Monkey See, Monkey Really Do

A rhesus macaque pictured at the Southwest National Primate Research Center. A female from the center provided the DNA sample used in the genome sequencing. (Image credit: Southwest National Primate Research Center at Southwest Foundation for Biomedical Research in San Antonio)

The old adage "monkey see, monkey do" applies not only to mimicking movements, but also to following gaze — monkeys quickly look in a particular direction if they see other monkeys looking that way.

Now, scientists think they have found the area of the brain responsible for this mirroring behavior.

Neurons in the lateral intraparietal area (LIP), a part of the brain associated with attention, fired both when monkeys looked in a particular direction and when they saw pictures of other monkeys looking in that same direction, said researchers at Duke University Medical Center in North Carolina.

This finding suggests that controlling one's attention and interpreting someone else's attention may involve the same neurons. The finding likely applies to humans because our brains are so similar to those of monkeys, and "the same brain areas have reacted in people and in monkeys in gaze-following studies [using brain imaging]," said Michael Platt, a Duke professor and senior author of the study.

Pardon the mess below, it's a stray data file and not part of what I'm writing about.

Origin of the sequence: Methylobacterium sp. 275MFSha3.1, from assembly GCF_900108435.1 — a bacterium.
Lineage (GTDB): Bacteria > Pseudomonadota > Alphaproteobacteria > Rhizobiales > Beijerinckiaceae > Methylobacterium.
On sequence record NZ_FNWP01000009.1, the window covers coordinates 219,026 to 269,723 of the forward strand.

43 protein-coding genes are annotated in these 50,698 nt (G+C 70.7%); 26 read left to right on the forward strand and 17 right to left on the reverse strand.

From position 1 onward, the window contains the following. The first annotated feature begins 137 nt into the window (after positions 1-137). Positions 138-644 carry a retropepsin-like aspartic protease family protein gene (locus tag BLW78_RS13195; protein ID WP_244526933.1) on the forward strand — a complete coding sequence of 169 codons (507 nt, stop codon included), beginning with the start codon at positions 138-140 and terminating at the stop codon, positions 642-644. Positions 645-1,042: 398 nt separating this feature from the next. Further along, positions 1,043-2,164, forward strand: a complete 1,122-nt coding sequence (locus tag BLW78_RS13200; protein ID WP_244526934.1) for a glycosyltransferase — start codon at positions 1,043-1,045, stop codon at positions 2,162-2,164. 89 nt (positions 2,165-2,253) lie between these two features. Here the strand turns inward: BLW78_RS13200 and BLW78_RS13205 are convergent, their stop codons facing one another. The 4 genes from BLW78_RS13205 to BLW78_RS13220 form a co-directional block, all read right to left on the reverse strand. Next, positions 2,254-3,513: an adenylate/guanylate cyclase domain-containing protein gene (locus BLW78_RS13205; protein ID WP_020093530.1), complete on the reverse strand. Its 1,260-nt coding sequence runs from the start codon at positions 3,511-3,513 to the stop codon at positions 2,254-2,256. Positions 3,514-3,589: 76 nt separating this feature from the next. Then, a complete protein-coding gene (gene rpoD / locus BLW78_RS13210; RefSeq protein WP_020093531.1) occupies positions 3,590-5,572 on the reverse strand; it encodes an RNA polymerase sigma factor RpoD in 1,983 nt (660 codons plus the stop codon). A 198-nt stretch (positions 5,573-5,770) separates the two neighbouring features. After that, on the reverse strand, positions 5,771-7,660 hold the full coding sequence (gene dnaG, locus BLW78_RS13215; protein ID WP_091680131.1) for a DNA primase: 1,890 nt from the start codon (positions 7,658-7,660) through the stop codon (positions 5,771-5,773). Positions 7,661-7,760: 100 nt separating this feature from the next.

Past studies have identified "mirror" neurons — brain nerves that respond when a monkey makes a certain movement and when it sees another monkey doing the same motion. (Again, it is assumed that these neurons also exist in humans.) But this study is the first to find possible mirror neurons for gaze.

The work was published online in the journal Proceedings of the National Academy of Sciences on May 18.

Scientists think that gaze-following is important for helping social bonding and improving learning in both humans and monkeys. Defects in the neural mechanisms behind this behavior might play a role in social disorders such as autism.

Macaque monkeys in the experiment were first shown an image of a macaque looking to the right or to the left. Then, a yellow box was presented on either the right or left side of the image. The monkeys had to shift their focus from the central image to the box as fast as possible in order to acquire a juice reward. The monkeys usually looked towards the box if they had just seen a picture of a primate staring in the same direction.

The monkeys also sometimes looked in the same direction as the projected image instead of glancing towards the box, demonstrating the strong desire to follow another's stare.

About 28 percent of the recorded LIP neurons were affected by the gazing cues, according to the study. The scientists note that other parts of the brain may also be responsible for gaze following.

This work was funded by the National Institutes of Health, Autism Speaks/National Alliance for Autism Research, and others.

Live Science Staff
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